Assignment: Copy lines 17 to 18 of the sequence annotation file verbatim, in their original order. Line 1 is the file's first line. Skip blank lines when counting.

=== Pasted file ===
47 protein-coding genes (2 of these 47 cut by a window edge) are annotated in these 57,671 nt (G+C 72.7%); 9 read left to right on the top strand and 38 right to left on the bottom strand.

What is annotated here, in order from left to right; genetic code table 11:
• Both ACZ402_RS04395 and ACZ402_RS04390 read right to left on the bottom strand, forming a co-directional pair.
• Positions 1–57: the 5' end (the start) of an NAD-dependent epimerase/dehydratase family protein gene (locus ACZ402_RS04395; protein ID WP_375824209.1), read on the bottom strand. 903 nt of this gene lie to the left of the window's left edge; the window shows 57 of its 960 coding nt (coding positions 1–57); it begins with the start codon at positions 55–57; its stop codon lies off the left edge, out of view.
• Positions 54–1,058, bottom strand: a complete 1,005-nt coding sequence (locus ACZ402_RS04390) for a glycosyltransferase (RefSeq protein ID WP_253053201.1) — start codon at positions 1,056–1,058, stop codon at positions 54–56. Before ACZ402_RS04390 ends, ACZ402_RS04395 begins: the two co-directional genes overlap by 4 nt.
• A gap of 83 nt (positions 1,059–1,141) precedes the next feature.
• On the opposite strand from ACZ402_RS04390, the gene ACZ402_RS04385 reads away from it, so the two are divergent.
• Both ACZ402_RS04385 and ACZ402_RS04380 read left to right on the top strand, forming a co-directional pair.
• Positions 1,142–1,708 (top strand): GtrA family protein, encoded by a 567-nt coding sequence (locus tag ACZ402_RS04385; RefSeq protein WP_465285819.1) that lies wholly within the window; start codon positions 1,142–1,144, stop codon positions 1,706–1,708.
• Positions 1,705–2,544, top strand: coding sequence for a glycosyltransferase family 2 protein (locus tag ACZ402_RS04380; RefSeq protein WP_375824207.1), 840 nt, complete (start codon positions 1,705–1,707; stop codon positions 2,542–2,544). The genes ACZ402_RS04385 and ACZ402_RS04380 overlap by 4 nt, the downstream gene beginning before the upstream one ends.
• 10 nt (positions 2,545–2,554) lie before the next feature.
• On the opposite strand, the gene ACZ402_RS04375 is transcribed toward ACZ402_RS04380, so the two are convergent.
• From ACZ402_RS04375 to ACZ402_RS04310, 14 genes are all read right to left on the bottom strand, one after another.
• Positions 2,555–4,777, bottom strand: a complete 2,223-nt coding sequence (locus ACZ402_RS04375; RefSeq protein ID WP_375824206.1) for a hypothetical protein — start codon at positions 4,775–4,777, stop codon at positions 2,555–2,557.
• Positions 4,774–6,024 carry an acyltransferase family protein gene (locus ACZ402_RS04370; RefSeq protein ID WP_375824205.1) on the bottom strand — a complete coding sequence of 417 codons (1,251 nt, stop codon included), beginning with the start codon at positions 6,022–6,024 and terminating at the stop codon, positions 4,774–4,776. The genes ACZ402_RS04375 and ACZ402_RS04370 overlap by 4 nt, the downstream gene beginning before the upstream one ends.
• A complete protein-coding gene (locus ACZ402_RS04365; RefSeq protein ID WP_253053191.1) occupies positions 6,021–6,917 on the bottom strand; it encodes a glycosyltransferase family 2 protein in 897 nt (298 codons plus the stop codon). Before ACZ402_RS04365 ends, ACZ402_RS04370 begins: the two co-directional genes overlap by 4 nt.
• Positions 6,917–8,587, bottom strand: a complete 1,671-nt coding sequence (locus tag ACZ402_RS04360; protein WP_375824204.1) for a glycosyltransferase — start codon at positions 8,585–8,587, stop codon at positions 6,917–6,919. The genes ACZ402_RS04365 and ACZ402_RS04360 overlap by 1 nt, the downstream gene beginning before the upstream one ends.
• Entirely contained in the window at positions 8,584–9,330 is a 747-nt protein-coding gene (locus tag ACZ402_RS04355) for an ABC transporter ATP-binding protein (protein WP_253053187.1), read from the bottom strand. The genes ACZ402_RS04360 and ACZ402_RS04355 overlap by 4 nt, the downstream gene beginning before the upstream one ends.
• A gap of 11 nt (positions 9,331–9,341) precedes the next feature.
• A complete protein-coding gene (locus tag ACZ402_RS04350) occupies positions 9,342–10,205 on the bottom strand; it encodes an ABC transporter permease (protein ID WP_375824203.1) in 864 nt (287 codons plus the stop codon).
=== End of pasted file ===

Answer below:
• Positions 6,917–8,587, bottom strand: a complete 1,671-nt coding sequence (locus tag ACZ402_RS04360; protein WP_375824204.1) for a glycosyltransferase — start codon at positions 8,585–8,587, stop codon at positions 6,917–6,919. The genes ACZ402_RS04365 and ACZ402_RS04360 overlap by 1 nt, the downstream gene beginning before the upstream one ends.
• Entirely contained in the window at positions 8,584–9,330 is a 747-nt protein-coding gene (locus tag ACZ402_RS04355) for an ABC transporter ATP-binding protein (protein WP_253053187.1), read from the bottom strand. The genes ACZ402_RS04360 and ACZ402_RS04355 overlap by 4 nt, the downstream gene beginning before the upstream one ends.